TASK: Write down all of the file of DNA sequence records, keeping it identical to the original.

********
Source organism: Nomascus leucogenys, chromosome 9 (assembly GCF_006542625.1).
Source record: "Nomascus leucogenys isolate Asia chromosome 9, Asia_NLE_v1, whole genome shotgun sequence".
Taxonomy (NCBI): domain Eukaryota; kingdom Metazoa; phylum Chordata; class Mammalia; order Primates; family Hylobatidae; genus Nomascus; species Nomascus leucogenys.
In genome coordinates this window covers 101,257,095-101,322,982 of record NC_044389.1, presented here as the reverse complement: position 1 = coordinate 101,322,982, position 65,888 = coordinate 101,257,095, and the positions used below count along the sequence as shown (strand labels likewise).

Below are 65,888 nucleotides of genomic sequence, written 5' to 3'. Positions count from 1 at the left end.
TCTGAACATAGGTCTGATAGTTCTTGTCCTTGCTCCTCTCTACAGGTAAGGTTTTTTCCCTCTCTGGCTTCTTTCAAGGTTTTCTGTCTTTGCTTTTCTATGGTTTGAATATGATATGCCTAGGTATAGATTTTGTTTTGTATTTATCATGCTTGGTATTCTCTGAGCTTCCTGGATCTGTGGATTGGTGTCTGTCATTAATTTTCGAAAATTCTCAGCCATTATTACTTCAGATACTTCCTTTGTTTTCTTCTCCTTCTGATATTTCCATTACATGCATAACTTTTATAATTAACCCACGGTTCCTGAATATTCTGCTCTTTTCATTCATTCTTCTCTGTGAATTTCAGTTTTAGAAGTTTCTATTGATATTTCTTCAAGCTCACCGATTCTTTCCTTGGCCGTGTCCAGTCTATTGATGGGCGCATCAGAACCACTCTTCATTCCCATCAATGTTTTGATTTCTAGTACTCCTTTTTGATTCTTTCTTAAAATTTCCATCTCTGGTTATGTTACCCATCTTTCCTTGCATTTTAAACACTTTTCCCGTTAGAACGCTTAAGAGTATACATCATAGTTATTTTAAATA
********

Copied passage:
Source organism: Nomascus leucogenys, chromosome 9 (assembly GCF_006542625.1).
Source record: "Nomascus leucogenys isolate Asia chromosome 9, Asia_NLE_v1, whole genome shotgun sequence".
Taxonomy (NCBI): domain Eukaryota; kingdom Metazoa; phylum Chordata; class Mammalia; order Primates; family Hylobatidae; genus Nomascus; species Nomascus leucogenys.
In genome coordinates this window covers 101,257,095-101,322,982 of record NC_044389.1, presented here as the reverse complement: position 1 = coordinate 101,322,982, position 65,888 = coordinate 101,257,095, and the positions used below count along the sequence as shown (strand labels likewise).

Below are 65,888 nucleotides of genomic sequence, written 5' to 3'. Positions count from 1 at the left end.
TCTGAACATAGGTCTGATAGTTCTTGTCCTTGCTCCTCTCTACAGGTAAGGTTTTTTCCCTCTCTGGCTTCTTTCAAGGTTTTCTGTCTTTGCTTTTCTATGGTTTGAATATGATATGCCTAGGTATAGATTTTGTTTTGTATTTATCATGCTTGGTATTCTCTGAGCTTCCTGGATCTGTGGATTGGTGTCTGTCATTAATTTTCGAAAATTCTCAGCCATTATTACTTCAGATACTTCCTTTGTTTTCTTCTCCTTCTGATATTTCCATTACATGCATAACTTTTATAATTAACCCACGGTTCCTGAATATTCTGCTCTTTTCATTCATTCTTCTCTGTGAATTTCAGTTTTAGAAGTTTCTATTGATATTTCTTCAAGCTCACCGATTCTTTCCTTGGCCGTGTCCAGTCTATTGATGGGCGCATCAGAACCACTCTTCATTCCCATCAATGTTTTGATTTCTAGTACTCCTTTTTGATTCTTTCTTAAAATTTCCATCTCTGGTTATGTTACCCATCTTTCCTTGCATTTTAAACACTTTTCCCGTTAGAACGCTTAAGAGTATACATCATAGTTATTTTAAATA